Efficient energy use in a slaughter and meat processing plant-opportunities for process integration
Journal article, 2006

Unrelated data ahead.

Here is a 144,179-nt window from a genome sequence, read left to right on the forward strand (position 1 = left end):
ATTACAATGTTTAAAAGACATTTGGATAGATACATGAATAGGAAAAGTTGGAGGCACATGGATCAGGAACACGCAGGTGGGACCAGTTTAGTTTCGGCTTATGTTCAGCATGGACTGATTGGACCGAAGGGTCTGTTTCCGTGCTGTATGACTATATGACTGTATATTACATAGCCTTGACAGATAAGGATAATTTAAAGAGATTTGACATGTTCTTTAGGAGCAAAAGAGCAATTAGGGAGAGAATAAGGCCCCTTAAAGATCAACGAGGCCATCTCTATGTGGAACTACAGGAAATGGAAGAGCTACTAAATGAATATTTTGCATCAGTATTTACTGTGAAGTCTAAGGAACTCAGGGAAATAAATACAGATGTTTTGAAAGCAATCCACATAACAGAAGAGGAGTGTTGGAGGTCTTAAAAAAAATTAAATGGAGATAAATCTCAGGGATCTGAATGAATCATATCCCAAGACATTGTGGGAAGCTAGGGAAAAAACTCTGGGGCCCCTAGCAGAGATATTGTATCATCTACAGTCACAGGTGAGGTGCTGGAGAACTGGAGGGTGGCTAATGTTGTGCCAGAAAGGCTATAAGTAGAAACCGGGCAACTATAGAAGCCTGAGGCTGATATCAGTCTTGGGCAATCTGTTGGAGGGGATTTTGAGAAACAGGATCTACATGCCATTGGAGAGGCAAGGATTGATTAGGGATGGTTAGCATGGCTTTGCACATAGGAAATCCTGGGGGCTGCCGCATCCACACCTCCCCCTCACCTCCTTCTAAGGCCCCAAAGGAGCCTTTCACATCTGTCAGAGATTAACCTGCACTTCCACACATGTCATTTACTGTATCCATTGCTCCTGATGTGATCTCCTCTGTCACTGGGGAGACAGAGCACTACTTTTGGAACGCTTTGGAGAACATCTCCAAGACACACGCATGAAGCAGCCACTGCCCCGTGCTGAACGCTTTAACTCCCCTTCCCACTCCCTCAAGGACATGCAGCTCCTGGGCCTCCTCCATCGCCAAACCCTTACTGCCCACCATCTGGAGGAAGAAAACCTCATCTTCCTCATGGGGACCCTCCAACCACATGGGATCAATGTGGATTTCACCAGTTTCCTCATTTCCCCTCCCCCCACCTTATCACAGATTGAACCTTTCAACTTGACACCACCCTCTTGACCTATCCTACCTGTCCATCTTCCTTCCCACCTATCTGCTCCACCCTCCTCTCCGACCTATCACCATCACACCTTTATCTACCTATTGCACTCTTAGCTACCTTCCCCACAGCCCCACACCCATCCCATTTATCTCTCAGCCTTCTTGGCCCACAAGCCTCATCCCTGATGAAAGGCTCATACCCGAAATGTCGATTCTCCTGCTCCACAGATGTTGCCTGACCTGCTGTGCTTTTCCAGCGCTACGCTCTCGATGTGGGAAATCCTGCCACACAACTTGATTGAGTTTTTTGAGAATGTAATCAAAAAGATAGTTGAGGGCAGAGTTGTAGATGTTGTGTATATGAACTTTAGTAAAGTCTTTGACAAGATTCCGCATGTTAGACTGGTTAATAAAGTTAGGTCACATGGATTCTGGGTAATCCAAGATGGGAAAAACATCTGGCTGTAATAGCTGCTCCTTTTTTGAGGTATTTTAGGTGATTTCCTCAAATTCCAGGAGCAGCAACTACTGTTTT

In this paper, process integration methods are used to investigate the potential to decrease the energy usage in the slaughtering and meat processing industry. Above ambient temperatures, heating of water with different target temperatures is a large heat demand in a plant, while at subambient temperatures the refrigeration plant needs almost all of the shaftwork used at the site. Interaction between, on one hand, energy demands above ambient temperature and, on the other, cooling needs below ambient temperature can take place with freezing compressors or heat pumps. By using process integration methods above and below ambient temperatures, potentials for saving both shaftwork and external heat demand in food plants can be identified. A case study at a modern plant illustrates that even though many energy-saving measures have been taken there is still a technical potential for saving 30% of the external heat demand and more than 10% of the shaftwork used in the plant. The economic potential for the savings is dependent on the conditions at the plant.